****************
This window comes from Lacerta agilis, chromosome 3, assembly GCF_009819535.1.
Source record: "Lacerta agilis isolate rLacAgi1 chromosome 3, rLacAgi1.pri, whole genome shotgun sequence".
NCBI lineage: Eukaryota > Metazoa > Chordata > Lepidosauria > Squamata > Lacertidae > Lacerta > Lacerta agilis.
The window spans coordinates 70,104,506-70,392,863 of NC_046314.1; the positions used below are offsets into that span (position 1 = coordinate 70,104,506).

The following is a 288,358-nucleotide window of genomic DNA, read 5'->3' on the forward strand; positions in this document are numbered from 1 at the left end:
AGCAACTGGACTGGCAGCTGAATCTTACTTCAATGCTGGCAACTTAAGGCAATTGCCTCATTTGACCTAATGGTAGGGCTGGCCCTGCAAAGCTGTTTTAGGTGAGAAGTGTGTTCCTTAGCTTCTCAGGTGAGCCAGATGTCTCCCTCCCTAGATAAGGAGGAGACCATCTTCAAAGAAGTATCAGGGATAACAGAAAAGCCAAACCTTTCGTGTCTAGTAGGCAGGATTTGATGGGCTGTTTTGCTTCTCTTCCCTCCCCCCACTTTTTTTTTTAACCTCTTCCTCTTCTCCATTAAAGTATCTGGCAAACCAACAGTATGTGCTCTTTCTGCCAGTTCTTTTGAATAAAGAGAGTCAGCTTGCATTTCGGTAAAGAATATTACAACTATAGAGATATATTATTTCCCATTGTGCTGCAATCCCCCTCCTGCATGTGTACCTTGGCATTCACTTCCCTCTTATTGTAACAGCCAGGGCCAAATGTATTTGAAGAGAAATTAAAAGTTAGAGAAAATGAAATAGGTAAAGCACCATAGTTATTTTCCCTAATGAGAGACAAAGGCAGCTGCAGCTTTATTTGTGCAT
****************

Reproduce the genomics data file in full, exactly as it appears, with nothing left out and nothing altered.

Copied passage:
This window comes from Lacerta agilis, chromosome 3, assembly GCF_009819535.1.
Source record: "Lacerta agilis isolate rLacAgi1 chromosome 3, rLacAgi1.pri, whole genome shotgun sequence".
NCBI lineage: Eukaryota > Metazoa > Chordata > Lepidosauria > Squamata > Lacertidae > Lacerta > Lacerta agilis.
The window spans coordinates 70,104,506-70,392,863 of NC_046314.1; the positions used below are offsets into that span (position 1 = coordinate 70,104,506).

The following is a 288,358-nucleotide window of genomic DNA, read 5'->3' on the forward strand; positions in this document are numbered from 1 at the left end:
AGCAACTGGACTGGCAGCTGAATCTTACTTCAATGCTGGCAACTTAAGGCAATTGCCTCATTTGACCTAATGGTAGGGCTGGCCCTGCAAAGCTGTTTTAGGTGAGAAGTGTGTTCCTTAGCTTCTCAGGTGAGCCAGATGTCTCCCTCCCTAGATAAGGAGGAGACCATCTTCAAAGAAGTATCAGGGATAACAGAAAAGCCAAACCTTTCGTGTCTAGTAGGCAGGATTTGATGGGCTGTTTTGCTTCTCTTCCCTCCCCCCACTTTTTTTTTTAACCTCTTCCTCTTCTCCATTAAAGTATCTGGCAAACCAACAGTATGTGCTCTTTCTGCCAGTTCTTTTGAATAAAGAGAGTCAGCTTGCATTTCGGTAAAGAATATTACAACTATAGAGATATATTATTTCCCATTGTGCTGCAATCCCCCTCCTGCATGTGTACCTTGGCATTCACTTCCCTCTTATTGTAACAGCCAGGGCCAAATGTATTTGAAGAGAAATTAAAAGTTAGAGAAAATGAAATAGGTAAAGCACCATAGTTATTTTCCCTAATGAGAGACAAAGGCAGCTGCAGCTTTATTTGTGCAT